CREDIT: AP Photo/David Tulis
The Supreme Court’s decision in Bond v. United States arises out of a set of facts that seem lifted from a soap opera. Yet, if the Court’s two most conservative members had their way, it would have also cut off America’s ability to conduct international diplomacy at its knees. Justice Antonin Scalia, in an opinion joined by Justice Clarence Thomas, would strictly limit America’s ability to comply with its own treaty obligations — calling into question whether foreign nations can trust the United States to keep the promises it makes on an international stage.
Much of the media coverage of Bond focused on its sensational facts — a microbiologist named Carol Anne Bond discovered that her best friend was pregnant with her husband’s child, so she sought revenge by stealing a toxic chemical from her employer and smearing it on her untrustworthy friend’s car, home and mailbox. Unfortunately for Ms. Bond, these actions lead to her being prosecuted under a federal law implementing the United States’ obligations under an international treaty banning chemical weapons. Fortunately for her, however, they also made her the perfect litigant in a test case attacking America’s ability to live up to these treaty obligations in the first place. She soon found herself represented by Paul Clement, the de facto Solicitor General of the Republican Party.
As a general rule, the federal government may not criminalize violent crimes such as murder or assault. The Constitution restricts the Congress’ authority to a laundry list of powers such as the power to regulate interstate commerce, to tax and spend money or to set uniform rules for naturalization. Since the power to punish crimes such as assault are not on this list, those matters are typically reserved for the state.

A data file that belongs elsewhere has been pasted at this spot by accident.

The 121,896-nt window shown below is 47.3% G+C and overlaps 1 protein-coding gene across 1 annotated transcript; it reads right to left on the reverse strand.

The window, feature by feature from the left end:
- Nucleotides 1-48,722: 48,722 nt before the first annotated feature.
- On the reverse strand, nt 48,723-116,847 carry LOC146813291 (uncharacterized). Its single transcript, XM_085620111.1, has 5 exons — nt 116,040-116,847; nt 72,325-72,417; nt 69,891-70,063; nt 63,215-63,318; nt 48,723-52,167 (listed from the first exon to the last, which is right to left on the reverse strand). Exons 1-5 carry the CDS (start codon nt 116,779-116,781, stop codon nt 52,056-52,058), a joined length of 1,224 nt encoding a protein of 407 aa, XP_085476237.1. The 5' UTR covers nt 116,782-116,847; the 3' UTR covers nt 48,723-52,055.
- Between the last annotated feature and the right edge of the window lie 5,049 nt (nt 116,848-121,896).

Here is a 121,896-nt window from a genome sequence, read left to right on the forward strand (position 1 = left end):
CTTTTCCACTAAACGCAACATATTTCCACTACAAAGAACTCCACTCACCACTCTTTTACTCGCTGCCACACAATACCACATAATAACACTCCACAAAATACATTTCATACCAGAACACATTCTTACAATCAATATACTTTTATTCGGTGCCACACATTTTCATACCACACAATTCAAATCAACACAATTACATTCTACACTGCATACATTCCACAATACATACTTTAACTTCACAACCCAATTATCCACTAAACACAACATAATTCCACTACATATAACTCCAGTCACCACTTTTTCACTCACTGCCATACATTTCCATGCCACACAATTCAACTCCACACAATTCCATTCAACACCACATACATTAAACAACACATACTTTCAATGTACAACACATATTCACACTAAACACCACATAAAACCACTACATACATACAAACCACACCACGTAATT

Yet, the fact that Congress cannot ordinarily criminalize something like Bond’s attempt to poison her husband’s lover does not mean that they can never do so. The Constitution permits the president to “make treaties, provided two thirds of the Senators present concur,” and it also permits Congress to “make all laws which shall be necessary and proper for carrying into execution the foregoing powers, and all other powers vested by this Constitution in the government of the United States, or in any department or officer thereof.” For this reason, the Supreme Court has long recognized that Congress may also make laws ensuring that treaties are fully implemented. As the Court explained in 1920, when the United States enters into a valid treaty, “there can be no dispute about the validity of the statute [implementing the treaty] . . . as a necessary and proper means to execute the powers of the Government.”
In Bond, a majority of the Court, including the Court’s four Democrats, joined an opinion by Chief Justice John Roberts that implicitly limits this power to enact laws implementing treaties. Though Roberts does not question that the United States can ban chemical weapons or their use as weapons of war, his opinion warns that this particular prosecution stretches too far. If the law implementing the chemical weapons treaty could be applied to Bond’s case, Roberts writes, “it would mark a dramatic departure from th[e] constitutional structure and a serious reallocation of criminal law enforcement authority between the Federal Government and the States.” So the federal government cannot use a law implementing a treaty to prosecute criminal matters that are normally local in nature.
It’s unclear whether Roberts will impose additional limits on Congress’ ability to implement treaties in the future.